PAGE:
Y’see, the movie’s about a young girl (Sophie) who is madly in love with a wanderer (Sky) who, because he loves her too, has decided to give up his wandering ways, not knowing that she’s a wanderer too, except that she’s being held back by a sense of guilt at leaving her mother who raised her alone. In what may have been an unconscious effort to complete her mother’s life – and in so doing complete her own – Sophie sends out invitations to her wedding to the three men most likely to be her father. For their own reasons, they drop everything and come. Once there – ‘there’ being a lovely Greek island – the three come to terms with their pasts and discover the beginnings of their futures.

It was the guilt part that got me.

There have been many times when I’ve felt the desire to just up and go – follow my bliss as it were. But always guilt. Heh. Sometimes it feels like I have enough guilt to start my own religion. And most of that guilt, centered around my mom. I don’t know why. I guess, like Donna (Sophie’s mom), there’s something desperate about her energy and dynamism; almost like she’s a whirlwind as a defense mechanism. And like Donna, you can see it in her eyes sometimes.

My mom has never asked me to stay – in fact, she often tells me to to go and, if i absolutely have to, only to come back with my shield or on it (no, Frank Miller did NOT invent that line for 300). But still, the thought of leaving her seems to me quite ungrateful. I mean, the simple act of moving into my own apartment was a gut wrenching moment, even though neither of us quite consented to show it. And I’m pretty sure she still resents me moving out. But that’s a mother’s job – to tell her daughter that it’s ok to fly out of the nest, but to wish with all her heart that her daughter doesn’t.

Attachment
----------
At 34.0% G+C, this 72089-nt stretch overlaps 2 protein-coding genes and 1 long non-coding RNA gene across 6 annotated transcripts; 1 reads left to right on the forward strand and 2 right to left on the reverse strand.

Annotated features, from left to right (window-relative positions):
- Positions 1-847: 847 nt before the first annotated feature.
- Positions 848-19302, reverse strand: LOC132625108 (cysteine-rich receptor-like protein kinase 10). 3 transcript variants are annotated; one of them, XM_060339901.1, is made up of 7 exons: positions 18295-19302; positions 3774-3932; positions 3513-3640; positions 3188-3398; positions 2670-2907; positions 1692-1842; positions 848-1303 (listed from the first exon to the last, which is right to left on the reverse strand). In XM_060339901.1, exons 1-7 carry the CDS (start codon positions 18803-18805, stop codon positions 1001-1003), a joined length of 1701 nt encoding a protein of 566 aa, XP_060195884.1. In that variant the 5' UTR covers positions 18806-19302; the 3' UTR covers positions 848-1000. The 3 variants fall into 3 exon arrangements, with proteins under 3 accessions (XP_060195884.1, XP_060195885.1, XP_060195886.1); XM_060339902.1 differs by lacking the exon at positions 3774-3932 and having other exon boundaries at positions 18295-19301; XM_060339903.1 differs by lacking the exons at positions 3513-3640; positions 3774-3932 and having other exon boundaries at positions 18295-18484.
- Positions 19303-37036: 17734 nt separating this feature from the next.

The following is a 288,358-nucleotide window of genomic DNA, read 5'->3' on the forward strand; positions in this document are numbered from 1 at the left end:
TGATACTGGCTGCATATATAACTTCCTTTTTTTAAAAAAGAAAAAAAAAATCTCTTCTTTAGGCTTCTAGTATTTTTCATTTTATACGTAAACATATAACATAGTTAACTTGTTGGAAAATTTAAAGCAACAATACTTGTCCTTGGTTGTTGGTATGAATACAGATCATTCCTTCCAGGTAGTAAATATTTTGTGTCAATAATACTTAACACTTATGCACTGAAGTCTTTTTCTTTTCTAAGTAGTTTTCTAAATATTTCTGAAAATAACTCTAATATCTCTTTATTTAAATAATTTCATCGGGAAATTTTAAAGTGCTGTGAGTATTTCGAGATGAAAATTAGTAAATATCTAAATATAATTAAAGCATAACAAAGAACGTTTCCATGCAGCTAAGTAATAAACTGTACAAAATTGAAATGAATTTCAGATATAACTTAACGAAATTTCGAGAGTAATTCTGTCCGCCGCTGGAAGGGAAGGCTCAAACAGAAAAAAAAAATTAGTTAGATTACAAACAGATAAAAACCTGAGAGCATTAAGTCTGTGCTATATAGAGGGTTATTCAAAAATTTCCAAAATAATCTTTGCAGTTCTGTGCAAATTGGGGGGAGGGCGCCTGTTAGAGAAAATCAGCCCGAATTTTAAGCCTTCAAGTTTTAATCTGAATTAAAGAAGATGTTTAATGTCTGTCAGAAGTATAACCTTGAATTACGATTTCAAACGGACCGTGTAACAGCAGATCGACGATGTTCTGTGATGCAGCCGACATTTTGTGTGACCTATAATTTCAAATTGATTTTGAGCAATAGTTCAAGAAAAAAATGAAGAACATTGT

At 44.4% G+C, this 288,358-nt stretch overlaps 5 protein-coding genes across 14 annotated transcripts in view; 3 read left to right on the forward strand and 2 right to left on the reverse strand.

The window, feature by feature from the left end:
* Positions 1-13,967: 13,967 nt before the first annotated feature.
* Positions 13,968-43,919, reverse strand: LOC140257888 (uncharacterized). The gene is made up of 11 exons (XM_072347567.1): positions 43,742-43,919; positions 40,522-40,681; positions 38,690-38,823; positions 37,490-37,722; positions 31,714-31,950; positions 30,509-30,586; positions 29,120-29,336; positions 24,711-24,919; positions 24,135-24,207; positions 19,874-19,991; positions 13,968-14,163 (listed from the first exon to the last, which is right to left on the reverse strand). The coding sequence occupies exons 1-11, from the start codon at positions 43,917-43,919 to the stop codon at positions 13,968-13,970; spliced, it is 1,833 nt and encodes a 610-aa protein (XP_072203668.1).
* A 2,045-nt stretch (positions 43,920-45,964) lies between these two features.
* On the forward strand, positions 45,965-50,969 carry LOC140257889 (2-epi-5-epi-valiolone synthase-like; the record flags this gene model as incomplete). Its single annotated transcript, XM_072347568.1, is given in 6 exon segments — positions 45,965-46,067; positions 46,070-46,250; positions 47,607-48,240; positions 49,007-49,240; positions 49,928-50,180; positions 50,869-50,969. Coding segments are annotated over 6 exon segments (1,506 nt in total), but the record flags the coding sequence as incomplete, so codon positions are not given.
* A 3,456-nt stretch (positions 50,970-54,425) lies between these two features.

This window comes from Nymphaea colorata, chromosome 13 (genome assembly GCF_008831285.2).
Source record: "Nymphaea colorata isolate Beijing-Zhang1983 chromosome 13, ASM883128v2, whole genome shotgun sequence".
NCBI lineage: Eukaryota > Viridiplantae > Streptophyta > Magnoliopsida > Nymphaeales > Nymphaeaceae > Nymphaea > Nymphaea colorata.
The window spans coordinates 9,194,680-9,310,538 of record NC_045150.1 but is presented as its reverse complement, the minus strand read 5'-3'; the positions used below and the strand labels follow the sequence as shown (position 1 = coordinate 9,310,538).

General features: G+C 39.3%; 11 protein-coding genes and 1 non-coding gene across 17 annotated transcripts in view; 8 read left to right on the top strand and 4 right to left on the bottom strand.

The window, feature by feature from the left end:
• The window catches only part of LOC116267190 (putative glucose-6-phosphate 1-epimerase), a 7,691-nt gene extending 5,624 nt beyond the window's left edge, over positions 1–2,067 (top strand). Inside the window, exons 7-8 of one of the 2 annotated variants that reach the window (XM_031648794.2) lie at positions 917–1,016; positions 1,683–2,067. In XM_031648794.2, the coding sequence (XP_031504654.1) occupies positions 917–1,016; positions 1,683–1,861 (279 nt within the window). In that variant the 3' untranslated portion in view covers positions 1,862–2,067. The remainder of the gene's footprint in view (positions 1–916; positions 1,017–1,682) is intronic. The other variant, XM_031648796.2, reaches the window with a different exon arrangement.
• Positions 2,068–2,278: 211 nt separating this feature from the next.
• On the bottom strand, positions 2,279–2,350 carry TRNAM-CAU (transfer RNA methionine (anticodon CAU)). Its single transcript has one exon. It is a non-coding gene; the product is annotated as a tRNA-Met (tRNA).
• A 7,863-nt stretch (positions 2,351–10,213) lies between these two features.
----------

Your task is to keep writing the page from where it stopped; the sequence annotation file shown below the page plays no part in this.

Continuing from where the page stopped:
The daughter’s burden, on the other hand, is to stay until she knows with full certainty that she truly wants to be somewhere else – not to get away from her mother, but to be with the one who holds her bliss. I haven’t gotten to that yet, but when i do, I hope it’s with the same clarity that Sophie had when she realized that it was time to go.

Even more than the charming portrayals –

Dominic Cooper (Sky) was, as always, hotter’n hot pockets. Loved him in the History Boys, loved him here double! I regret though that he had such a small role. Couldn’t be helped, I guess. But the main thing is he was able to come across real well even with so few lines; and even if he was a bit of a douche at one point. And when you can make a girl go weak at the knees while being a tool, you know you’re doing something right!